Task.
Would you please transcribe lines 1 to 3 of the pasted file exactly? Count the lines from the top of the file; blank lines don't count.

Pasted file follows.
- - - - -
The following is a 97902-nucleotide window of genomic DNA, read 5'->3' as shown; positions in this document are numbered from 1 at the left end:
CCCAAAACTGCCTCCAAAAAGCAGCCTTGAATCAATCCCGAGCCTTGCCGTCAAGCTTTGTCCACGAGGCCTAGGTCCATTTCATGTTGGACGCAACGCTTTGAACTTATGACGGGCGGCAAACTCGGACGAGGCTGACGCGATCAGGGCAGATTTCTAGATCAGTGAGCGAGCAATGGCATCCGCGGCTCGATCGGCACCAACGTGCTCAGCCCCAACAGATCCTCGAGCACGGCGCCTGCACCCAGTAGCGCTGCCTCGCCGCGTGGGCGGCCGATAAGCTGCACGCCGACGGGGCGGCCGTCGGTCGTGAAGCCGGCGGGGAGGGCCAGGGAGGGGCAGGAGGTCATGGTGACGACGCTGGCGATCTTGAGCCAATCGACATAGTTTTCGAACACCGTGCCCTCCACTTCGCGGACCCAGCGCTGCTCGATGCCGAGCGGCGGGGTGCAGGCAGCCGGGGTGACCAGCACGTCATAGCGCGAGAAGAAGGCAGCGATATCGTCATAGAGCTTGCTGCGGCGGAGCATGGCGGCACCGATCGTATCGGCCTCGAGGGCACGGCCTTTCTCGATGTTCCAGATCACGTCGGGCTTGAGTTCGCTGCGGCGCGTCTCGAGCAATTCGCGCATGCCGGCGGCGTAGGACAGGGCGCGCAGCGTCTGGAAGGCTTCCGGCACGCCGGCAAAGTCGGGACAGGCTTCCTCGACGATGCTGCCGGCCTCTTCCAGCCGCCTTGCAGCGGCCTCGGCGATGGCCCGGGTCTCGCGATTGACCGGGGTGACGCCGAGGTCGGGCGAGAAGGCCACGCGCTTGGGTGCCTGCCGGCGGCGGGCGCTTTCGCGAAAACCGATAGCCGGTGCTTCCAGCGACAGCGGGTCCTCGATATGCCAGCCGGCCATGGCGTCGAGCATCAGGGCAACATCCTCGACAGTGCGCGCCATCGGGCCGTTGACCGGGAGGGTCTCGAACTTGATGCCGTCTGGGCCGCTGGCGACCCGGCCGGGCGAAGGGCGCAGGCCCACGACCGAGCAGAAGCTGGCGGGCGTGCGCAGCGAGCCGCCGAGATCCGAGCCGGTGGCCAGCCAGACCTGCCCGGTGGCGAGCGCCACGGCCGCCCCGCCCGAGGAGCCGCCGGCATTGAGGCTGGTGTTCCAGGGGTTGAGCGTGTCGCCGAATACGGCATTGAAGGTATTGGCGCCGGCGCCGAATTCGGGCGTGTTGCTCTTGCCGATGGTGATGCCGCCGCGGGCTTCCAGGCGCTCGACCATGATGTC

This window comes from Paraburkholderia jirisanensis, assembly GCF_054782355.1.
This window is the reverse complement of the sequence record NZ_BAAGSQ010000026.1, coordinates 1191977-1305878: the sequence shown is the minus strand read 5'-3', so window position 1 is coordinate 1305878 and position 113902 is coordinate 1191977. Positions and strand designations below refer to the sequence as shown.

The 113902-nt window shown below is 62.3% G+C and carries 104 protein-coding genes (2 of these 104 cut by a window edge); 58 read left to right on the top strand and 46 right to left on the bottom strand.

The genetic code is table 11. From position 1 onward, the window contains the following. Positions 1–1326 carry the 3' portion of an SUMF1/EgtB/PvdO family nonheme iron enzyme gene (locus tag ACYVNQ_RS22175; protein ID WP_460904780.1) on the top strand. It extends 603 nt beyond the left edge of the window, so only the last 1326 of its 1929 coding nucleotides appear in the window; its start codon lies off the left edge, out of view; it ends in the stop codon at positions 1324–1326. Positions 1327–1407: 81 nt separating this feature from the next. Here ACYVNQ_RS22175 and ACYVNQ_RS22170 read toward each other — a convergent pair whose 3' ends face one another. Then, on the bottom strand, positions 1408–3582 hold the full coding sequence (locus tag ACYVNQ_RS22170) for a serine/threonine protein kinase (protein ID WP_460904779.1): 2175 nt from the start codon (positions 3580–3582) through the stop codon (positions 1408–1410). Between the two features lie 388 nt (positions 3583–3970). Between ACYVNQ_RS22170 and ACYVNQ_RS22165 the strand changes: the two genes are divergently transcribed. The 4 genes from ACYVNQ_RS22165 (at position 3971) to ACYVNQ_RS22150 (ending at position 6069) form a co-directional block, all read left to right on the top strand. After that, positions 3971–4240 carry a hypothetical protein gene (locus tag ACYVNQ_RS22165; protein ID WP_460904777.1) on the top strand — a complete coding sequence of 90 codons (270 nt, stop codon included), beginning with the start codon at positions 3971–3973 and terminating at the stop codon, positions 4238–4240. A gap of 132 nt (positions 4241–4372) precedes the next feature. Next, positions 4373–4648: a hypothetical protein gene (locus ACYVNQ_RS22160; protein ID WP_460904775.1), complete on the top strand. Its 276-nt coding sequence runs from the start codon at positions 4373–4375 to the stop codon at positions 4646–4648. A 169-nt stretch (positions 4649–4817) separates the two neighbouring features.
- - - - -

The following is a 97902-nucleotide window of genomic DNA, read 5'->3' as shown; positions in this document are numbered from 1 at the left end:
CCCAAAACTGCCTCCAAAAAGCAGCCTTGAATCAATCCCGAGCCTTGCCGTCAAGCTTTGTCCACGAGGCCTAGGTCCATTTCATGTTGGACGCAACGCTTTGAACTTATGACGGGCGGCAAACTCGGACGAGGCTGACGCGATCAGGGCAGATTTCTAGATCAGTGAGCGAGCAATGGCATCCGCGGCTCGATCGGCACCAACGTGCTCAGCCCCAACAGATCCTCGAGCACGGCGCCTGCACCCAGTAGCGCTGCCTCGCCGCGTGGGCGGCCGATAAGCTGCACGCCGACGGGGCGGCCGTCGGTCGTGAAGCCGGCGGGGAGGGCCAGGGAGGGGCAGGAGGTCATGGTGACGACGCTGGCGATCTTGAGCCAATCGACATAGTTTTCGAACACCGTGCCCTCCACTTCGCGGACCCAGCGCTGCTCGATGCCGAGCGGCGGGGTGCAGGCAGCCGGGGTGACCAGCACGTCATAGCGCGAGAAGAAGGCAGCGATATCGTCATAGAGCTTGCTGCGGCGGAGCATGGCGGCACCGATCGTATCGGCCTCGAGGGCACGGCCTTTCTCGATGTTCCAGATCACGTCGGGCTTGAGTTCGCTGCGGCGCGTCTCGAGCAATTCGCGCATGCCGGCGGCGTAGGACAGGGCGCGCAGCGTCTGGAAGGCTTCCGGCACGCCGGCAAAGTCGGGACAGGCTTCCTCGACGATGCTGCCGGCCTCTTCCAGCCGCCTTGCAGCGGCCTCGGCGATGGCCCGGGTCTCGCGATTGACCGGGGTGACGCCGAGGTCGGGCGAGAAGGCCACGCGCTTGGGTGCCTGCCGGCGGCGGGCGCTTTCGCGAAAACCGATAGCCGGTGCTTCCAGCGACAGCGGGTCCTCGATATGCCAGCCGGCCATGGCGTCGAGCATCAGGGCAACATCCTCGACAGTGCGCGCCATCGGGCCGTTGACCGGGAGGGTCTCGAACTTGATGCCGTCTGGGCCGCTGGCGACCCGGCCGGGCGAAGGGCGCAGGCCCACGACCGAGCAGAAGCTGGCGGGCGTGCGCAGCGAGCCGCCGAGATCCGAGCCGGTGGCCAGCCAGACCTGCCCGGTGGCGAGCGCCACGGCCGCCCCGCCCGAGGAGCCGCCGGCATTGAGGCTGGTGTTCCAGGGGTTGAGCGTGTCGCCGAATACGGCATTGAAGGTATTGGCGCCGGCGCCGAATTCGGGCGTGTTGCTCTTGCCGATGGTGATGCCGCCGCGGGCTTCCAGGCGCTCGACCATGATGTC

This window comes from Paraburkholderia jirisanensis, assembly GCF_054782355.1.